The features of the present invention that are believed to be novel are set forth with particularity in the appended claims. The invention, together with the objects and advantages thereof, may best be understood by reference to the following description of the presently preferred embodiments taken in conjunction with the accompanying drawings in which:

FIG. 1A is a front view of a prior art progressive power multifocal lens having three viewing zones; and FIG. 1B is a graph illustrating the relationship between the focal power and standard line length of the lens shown in FIG. 1A; and

FIG. 2 is a diagram showing distribution of astigmatic surfaces of a progressive power multifocal lens.

FIGS. 3A, 3B and 4 to 10 illustrate aspects of a presbyopia-correcting lens according to a first embodiment, in which:

FIG. 3A is a front view of a presbyopia-correcting lens; and

FIG. 3B is a graph illustrating the relationship between the focal power and standard line length of the lens shown in FIG. 3A;

FIG. 4 is a front view of a presbyopia-correcting lens having three viewing zones;

FIG. 5 is a diagram illustrating the distribution of particular dioptrics across the presbyopia-correcting lens;

FIG. 6 is a perspective view of the presbyopia-correcting lens in which a plurality of imaginary horizontal lines are protected on the convex surface;

FIG. 7A is a graph illustrating the relationship between the refractive focal power of the lens at points along the imaginary horizontal lines extending from the standard line over the convex surface of the lens; and FIG. 7B is a graph illustrating the relationship between the refractive focal power of the lens at points along vertical lines projected onto the lens;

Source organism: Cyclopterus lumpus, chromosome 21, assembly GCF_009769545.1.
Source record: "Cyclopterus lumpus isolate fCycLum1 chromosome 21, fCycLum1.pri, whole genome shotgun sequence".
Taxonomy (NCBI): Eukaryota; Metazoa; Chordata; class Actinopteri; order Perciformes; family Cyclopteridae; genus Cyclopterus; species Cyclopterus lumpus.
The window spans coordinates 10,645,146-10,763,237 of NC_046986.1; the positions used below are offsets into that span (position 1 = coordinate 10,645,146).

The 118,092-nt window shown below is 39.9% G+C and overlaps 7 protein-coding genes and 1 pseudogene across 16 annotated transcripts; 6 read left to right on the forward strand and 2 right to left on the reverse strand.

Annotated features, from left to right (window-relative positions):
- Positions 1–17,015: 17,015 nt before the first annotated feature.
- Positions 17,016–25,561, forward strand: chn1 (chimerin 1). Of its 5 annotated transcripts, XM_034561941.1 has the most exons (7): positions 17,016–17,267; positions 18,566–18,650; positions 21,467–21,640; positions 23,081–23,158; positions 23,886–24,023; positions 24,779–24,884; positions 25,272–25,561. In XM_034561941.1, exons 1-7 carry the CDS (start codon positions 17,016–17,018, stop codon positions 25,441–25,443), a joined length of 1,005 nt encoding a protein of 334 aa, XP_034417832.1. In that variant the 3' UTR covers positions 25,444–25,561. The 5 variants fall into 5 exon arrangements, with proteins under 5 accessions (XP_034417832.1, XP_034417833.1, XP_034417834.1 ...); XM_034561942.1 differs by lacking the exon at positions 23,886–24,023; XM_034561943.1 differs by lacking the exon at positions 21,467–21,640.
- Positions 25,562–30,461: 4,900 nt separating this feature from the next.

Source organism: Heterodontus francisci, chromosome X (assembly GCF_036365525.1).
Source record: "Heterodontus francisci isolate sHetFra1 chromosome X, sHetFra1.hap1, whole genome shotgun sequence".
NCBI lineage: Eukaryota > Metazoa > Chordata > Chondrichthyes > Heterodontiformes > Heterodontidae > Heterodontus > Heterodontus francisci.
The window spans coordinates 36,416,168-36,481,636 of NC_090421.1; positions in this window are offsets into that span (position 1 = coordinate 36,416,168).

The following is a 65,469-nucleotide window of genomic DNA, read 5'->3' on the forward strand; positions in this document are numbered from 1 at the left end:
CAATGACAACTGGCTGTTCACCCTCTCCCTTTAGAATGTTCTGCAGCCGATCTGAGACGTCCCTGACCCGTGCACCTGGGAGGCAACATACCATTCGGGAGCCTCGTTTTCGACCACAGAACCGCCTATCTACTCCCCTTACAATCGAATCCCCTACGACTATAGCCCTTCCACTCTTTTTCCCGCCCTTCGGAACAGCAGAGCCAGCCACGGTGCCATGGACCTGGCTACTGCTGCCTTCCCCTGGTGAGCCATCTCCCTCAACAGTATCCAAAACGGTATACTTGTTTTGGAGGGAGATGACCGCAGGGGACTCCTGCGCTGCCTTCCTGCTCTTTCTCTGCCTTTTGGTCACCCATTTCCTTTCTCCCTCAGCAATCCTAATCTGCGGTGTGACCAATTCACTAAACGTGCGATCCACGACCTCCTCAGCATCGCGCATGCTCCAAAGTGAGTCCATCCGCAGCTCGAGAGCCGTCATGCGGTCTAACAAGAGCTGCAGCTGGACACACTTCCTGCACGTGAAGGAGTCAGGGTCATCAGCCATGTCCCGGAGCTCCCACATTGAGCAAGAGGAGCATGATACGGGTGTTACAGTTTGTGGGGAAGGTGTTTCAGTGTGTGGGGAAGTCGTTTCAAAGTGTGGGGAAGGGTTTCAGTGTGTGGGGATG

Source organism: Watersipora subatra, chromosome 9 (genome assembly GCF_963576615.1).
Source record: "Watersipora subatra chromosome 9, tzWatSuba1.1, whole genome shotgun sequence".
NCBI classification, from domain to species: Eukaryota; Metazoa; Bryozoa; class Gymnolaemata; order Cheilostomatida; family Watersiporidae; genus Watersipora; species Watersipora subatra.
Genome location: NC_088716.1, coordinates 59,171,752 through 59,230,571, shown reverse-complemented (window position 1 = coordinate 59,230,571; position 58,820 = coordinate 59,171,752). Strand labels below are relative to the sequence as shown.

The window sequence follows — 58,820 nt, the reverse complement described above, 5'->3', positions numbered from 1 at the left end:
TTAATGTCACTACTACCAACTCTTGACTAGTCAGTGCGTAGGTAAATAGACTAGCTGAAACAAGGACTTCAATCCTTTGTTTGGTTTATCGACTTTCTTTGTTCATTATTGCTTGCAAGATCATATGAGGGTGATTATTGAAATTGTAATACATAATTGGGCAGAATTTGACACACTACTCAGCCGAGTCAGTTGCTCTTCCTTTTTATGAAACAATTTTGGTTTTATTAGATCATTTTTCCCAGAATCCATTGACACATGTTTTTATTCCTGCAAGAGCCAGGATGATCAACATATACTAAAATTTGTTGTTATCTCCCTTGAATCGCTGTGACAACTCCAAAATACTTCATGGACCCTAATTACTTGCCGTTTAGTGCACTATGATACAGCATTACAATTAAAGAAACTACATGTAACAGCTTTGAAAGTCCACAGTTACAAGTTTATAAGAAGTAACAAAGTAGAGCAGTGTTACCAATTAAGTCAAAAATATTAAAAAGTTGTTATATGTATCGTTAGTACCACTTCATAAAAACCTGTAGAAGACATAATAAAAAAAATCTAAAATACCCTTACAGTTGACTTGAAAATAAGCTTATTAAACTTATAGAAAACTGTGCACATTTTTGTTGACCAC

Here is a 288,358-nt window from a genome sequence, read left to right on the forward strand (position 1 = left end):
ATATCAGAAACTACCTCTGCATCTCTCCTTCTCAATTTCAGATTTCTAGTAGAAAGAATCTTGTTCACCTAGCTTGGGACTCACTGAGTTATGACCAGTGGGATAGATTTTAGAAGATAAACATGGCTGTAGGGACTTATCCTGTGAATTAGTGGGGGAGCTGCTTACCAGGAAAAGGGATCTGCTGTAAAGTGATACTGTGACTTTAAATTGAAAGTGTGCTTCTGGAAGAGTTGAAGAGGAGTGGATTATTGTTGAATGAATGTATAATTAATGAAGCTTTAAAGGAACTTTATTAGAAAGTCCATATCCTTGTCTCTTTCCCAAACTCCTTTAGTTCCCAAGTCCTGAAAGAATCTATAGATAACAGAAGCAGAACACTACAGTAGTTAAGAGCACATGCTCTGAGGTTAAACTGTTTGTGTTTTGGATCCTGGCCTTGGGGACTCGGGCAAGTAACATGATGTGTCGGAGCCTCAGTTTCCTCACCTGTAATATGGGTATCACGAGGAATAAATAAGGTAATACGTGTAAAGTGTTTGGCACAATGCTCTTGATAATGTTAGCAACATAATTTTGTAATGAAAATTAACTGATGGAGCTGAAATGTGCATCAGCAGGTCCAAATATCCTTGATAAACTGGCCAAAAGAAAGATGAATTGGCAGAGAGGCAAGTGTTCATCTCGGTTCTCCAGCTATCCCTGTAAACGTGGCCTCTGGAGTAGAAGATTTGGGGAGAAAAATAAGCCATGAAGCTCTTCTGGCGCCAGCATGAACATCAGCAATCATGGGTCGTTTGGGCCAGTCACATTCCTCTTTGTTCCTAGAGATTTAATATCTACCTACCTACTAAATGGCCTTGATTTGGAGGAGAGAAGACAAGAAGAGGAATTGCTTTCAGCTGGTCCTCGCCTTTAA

FIG. 8 is a perspective view of a progressive power multifocal lens in which a plurality of imaginary horizontal and vertical lines of intersection are drawn on the convex surface;

FIG. 9 is a diagram showing an image of square grid seen through the presbyopia-correcting lens; and

FIG. 10 is a front view of a pair of progressive power multifocal lenses according to the first embodiment incorporated into a frame.

FIGS. 11A, 11B, 12A and 12B illustrate aspects of a presbyopia-correcting lens according to a second embodiment, in which:

FIG. 11A is a front view of a presbyopia-correcting lens according to the second embodiment; and FIG. 11B is a graph illustrating the relationship between the focal power and standard line length of the lens shown in FIG. 11A. and

FIG. 12A is a graph illustrating the relationship between the refractive focal power of the lens at points along the imaginary horizontal lines extending from the standard line over the convex surface of the lens; and FIG. 12B is a graph illustrating the relationship between the refractive focal power of the lens at points along vertical lines projected onto the lens.

FIGS. 13 to 17 each show a presbyopia-correcting lens according to a third embodiment, in which:

FIG. 13 is a front view of a presbyopia-correcting lens;

FIG. 14 is a perspective view of a progressive power multifocal lens in which a plurality of imaginary horizontal and vertical lines of intersection are drawn on the convex surface;

FIG. 15 is a graph illustrating the relationship between the refractive focal power of the lens at points along the imaginary horizontal lines extending from the standard line over the convex surface of the lens; and FIG. 16 is a graph illustrating the relationship between the refractive focal power of the lens at points along vertical lines projected onto the lens; and

FIG. 17 is a schematic diagram illustrating the angle of vision produced when a pair of eyes moved in a horizontal direction.

FIG. 18A is a front view of a presbyopia-correcting lens according to another embodiment; and FIG. 18B is a graph illustrating the relationship between the focal power and standard line length of the lens shown in FIG. 18A.

DETAILED DESCRIPTION OF THE PREFERRED EMBODIMENTS First Embodiment